Mission Statement - De-Spinning the Pro-Taser Propaganda

Yeah right, 'Excited Delirium' my ass...


The primary purpose of this blog is to provide an outlet for my observations and analysis about tasers, taser "associated" deaths, and the behaviour exhibited by the management, employees and minions of Taser International. In general, everything is linked back to external sources, often via previous posts on the same topic, so that readers can fact-check to their heart's content. This blog was started in late-2007 when Canadians were enraged by the taser death of Robert Dziekanski and four others in a short three month period. The cocky attitude exhibited by the Taser International spokespuppet, and his preposterous proposal that Mr. Dziekanski coincidentally died of "excited delirium" at the time of his taser-death, led me to choose the blog name I did and provides my motivation. I have zero financial ties to this issue.

Wednesday, March 31, 2010

Judge Brimmer marks Taser International's Philosophy-101 term paper


Quoting from:

Document 284
Filed 03/29/10 USDC Colorado
Judge Philip A. Brimmer
Civil Case No. 07-cv-01844-PAB-KLM

Moreover, Taser’s argument that temporal proximity may not be considered as evidence of causation is unavailing. As the Court has already stated in resolving Taser’s motion to exclude the testimony of Dr. Rosenbaum, to so find would mean that Taser would be entitled to a special causation rule by which the default assumption is that TASERs cannot cause cardiac arrest, not only as a matter of science, as it would argue to a trier of fact, but as a matter of law, somehow barring consideration of otherwise reliable evidence supporting causation.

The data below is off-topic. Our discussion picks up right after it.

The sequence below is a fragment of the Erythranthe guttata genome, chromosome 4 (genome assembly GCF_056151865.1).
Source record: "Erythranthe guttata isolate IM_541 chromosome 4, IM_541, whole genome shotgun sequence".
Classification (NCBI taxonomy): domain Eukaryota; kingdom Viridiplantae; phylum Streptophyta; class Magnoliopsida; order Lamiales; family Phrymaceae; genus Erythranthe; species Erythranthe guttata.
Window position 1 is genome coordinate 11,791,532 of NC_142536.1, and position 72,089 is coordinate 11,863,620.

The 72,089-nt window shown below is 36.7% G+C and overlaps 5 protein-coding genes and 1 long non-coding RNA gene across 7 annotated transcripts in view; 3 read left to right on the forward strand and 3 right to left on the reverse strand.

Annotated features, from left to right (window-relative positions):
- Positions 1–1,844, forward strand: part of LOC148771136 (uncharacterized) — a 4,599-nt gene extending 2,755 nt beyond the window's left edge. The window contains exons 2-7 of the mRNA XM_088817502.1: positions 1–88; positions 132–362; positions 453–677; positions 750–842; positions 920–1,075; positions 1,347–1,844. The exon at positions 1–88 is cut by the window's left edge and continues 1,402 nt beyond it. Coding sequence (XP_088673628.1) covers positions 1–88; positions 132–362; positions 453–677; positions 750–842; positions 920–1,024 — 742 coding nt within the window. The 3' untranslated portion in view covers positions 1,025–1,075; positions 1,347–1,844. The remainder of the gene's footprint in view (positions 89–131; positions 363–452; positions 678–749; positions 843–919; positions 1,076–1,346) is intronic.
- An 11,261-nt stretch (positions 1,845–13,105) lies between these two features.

In an effort to achieve the adoption of such a rule, Taser applies an overly broad and logically flawed interpretation of post hoc ergo propter hoc, the logical fallacy that because an event follows another, it was necessarily caused by the earlier event. Taser is correct that application of such false reasoning can blind one to alternative possibilities, many of which will be as or more plausible. In this case, for instance, such a fallacy would be at work if plaintiffs’ theory of causation was that, because Officer Harris opened his patrol car door not long before Mr. Wilson’s death, the opening of the door must have caused his death.

Taser, however, is seeking to have this Court apply a rule of logic that may also yield inaccurate results, i.e., that sequence is not relevant to causation. That is not necessarily true. This is not a case of mere temporal proximity, but rather of near temporal synchrony: Mr. Wilson collapsed at the same time he was struck by at least one TASER probe. To the extent certain events occur nearly simultaneously – for instance, a baseball bat making contact with a person who immediately falls over – the causal connection between them becomes quite strong.

The Judge is applying the simplest, and yet most devastating, counter-argument, a form of Reductio ad absurdum (Latin: "reduction to the absurd").

 For those keeping score, this isn't going well for Taser International.

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